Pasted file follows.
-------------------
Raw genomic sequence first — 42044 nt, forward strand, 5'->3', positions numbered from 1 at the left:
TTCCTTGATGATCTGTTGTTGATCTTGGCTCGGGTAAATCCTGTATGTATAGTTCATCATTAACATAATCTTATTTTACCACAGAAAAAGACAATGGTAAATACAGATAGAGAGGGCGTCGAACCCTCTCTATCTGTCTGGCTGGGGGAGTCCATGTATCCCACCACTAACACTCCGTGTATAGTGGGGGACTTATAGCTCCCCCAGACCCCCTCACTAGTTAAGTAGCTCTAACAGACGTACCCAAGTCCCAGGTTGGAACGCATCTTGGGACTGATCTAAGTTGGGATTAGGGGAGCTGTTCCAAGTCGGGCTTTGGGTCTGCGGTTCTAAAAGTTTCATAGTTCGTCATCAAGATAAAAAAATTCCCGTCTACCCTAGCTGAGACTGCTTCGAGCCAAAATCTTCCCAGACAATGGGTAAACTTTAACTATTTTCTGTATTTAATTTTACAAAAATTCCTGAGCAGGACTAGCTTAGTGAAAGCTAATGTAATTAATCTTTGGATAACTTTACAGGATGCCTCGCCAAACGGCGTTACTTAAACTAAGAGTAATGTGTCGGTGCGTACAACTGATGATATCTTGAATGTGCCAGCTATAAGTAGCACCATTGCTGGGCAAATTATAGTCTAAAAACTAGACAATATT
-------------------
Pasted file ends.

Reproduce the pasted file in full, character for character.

Raw genomic sequence first — 42044 nt, forward strand, 5'->3', positions numbered from 1 at the left:
TTCCTTGATGATCTGTTGTTGATCTTGGCTCGGGTAAATCCTGTATGTATAGTTCATCATTAACATAATCTTATTTTACCACAGAAAAAGACAATGGTAAATACAGATAGAGAGGGCGTCGAACCCTCTCTATCTGTCTGGCTGGGGGAGTCCATGTATCCCACCACTAACACTCCGTGTATAGTGGGGGACTTATAGCTCCCCCAGACCCCCTCACTAGTTAAGTAGCTCTAACAGACGTACCCAAGTCCCAGGTTGGAACGCATCTTGGGACTGATCTAAGTTGGGATTAGGGGAGCTGTTCCAAGTCGGGCTTTGGGTCTGCGGTTCTAAAAGTTTCATAGTTCGTCATCAAGATAAAAAAATTCCCGTCTACCCTAGCTGAGACTGCTTCGAGCCAAAATCTTCCCAGACAATGGGTAAACTTTAACTATTTTCTGTATTTAATTTTACAAAAATTCCTGAGCAGGACTAGCTTAGTGAAAGCTAATGTAATTAATCTTTGGATAACTTTACAGGATGCCTCGCCAAACGGCGTTACTTAAACTAAGAGTAATGTGTCGGTGCGTACAACTGATGATATCTTGAATGTGCCAGCTATAAGTAGCACCATTGCTGGGCAAATTATAGTCTAAAAACTAGACAATATT